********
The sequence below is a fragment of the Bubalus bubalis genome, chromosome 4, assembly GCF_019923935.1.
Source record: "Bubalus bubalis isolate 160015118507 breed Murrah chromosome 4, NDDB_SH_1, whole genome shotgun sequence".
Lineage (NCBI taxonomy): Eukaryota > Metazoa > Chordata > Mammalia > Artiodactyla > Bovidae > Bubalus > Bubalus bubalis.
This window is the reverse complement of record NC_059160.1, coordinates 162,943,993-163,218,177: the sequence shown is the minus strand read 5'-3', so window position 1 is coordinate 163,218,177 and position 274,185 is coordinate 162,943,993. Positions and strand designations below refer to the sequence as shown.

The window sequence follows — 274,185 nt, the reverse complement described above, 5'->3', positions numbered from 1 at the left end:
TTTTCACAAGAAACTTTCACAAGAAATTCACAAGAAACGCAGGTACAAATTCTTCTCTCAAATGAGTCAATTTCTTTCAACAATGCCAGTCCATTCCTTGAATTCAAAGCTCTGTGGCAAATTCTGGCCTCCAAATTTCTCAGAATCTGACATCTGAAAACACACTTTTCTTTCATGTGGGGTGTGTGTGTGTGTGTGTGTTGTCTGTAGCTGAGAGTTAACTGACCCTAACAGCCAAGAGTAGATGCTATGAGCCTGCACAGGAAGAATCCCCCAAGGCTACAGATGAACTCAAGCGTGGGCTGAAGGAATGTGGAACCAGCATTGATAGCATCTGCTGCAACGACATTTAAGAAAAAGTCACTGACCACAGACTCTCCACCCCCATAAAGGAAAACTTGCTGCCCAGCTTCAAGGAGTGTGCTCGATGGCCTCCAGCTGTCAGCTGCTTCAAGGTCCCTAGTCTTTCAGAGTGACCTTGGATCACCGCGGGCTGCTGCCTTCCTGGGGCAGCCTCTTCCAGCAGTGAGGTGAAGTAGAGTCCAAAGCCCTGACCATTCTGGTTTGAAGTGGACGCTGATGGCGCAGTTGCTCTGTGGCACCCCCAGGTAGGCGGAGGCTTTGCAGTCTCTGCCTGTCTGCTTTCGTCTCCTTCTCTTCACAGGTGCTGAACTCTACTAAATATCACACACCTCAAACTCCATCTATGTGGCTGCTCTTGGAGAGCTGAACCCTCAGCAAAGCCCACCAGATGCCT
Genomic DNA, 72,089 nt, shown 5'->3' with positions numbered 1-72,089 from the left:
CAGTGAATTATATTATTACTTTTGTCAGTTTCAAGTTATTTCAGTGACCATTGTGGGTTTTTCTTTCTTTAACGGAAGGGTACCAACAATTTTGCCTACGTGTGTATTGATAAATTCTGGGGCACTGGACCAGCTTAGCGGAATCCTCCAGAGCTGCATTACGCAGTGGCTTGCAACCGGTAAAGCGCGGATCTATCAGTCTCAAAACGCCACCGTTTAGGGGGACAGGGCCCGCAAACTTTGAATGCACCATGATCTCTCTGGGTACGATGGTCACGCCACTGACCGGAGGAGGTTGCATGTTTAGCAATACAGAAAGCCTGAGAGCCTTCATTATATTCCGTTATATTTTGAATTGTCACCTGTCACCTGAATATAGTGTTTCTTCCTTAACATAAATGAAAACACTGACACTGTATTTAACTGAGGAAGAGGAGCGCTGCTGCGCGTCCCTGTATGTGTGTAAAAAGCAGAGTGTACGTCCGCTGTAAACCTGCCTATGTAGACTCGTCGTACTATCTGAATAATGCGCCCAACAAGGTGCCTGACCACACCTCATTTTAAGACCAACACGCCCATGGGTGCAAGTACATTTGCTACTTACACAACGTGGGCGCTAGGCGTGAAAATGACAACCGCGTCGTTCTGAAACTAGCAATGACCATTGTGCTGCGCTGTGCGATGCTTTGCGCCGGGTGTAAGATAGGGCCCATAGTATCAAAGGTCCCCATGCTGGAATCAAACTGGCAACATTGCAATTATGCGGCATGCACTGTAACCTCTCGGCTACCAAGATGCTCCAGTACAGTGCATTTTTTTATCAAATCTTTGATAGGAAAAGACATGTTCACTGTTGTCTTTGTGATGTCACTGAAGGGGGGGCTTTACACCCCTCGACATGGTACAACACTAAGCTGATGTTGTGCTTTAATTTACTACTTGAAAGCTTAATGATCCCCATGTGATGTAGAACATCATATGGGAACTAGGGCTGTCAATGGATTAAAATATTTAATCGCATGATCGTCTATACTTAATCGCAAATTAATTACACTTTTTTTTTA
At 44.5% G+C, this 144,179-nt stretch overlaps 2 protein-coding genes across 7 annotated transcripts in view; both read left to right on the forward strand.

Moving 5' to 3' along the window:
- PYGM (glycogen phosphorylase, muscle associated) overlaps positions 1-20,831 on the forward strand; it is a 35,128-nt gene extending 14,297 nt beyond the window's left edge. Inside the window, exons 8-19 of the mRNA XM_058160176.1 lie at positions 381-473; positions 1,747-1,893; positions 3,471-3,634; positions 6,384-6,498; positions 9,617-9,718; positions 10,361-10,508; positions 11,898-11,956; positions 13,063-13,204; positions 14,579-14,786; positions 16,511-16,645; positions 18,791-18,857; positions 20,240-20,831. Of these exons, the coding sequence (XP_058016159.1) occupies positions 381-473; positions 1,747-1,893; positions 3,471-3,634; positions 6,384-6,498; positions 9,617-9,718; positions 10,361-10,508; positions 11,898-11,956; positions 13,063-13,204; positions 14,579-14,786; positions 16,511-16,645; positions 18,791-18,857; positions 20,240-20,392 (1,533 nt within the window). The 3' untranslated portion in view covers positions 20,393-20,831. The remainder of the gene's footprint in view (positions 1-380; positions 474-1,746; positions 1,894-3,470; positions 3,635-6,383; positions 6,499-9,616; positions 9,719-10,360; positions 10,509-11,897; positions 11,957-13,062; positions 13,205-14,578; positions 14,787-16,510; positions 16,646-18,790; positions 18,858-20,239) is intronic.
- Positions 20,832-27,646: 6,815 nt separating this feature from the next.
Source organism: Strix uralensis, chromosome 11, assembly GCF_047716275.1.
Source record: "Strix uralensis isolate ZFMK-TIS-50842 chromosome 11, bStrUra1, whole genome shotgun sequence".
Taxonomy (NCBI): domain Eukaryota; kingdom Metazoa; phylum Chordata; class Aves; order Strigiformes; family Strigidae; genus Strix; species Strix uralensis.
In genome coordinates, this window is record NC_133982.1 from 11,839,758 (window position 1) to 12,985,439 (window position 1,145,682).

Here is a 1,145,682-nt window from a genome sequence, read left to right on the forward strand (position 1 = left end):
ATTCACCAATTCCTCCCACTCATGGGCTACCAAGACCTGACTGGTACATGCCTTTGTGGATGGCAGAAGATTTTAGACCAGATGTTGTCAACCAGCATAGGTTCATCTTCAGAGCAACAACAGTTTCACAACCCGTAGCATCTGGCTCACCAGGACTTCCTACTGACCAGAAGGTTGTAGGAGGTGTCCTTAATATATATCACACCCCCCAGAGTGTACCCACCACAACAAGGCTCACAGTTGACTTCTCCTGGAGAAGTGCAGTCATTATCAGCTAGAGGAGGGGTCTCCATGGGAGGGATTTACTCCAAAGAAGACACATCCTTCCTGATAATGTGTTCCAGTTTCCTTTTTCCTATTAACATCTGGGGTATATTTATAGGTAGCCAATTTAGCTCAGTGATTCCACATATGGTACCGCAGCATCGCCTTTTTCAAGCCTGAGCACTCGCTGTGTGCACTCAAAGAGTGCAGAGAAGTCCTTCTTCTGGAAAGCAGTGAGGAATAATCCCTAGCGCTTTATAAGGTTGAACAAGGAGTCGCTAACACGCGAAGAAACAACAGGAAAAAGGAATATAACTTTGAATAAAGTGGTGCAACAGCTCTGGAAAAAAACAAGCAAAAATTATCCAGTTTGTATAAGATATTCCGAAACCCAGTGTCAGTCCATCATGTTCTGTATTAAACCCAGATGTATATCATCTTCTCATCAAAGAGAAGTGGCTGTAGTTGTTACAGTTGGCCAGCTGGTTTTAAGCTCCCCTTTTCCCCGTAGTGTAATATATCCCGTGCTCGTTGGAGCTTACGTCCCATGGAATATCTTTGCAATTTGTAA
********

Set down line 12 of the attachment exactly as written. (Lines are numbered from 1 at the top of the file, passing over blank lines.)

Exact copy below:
- Positions 20,832-27,646: 6,815 nt separating this feature from the next.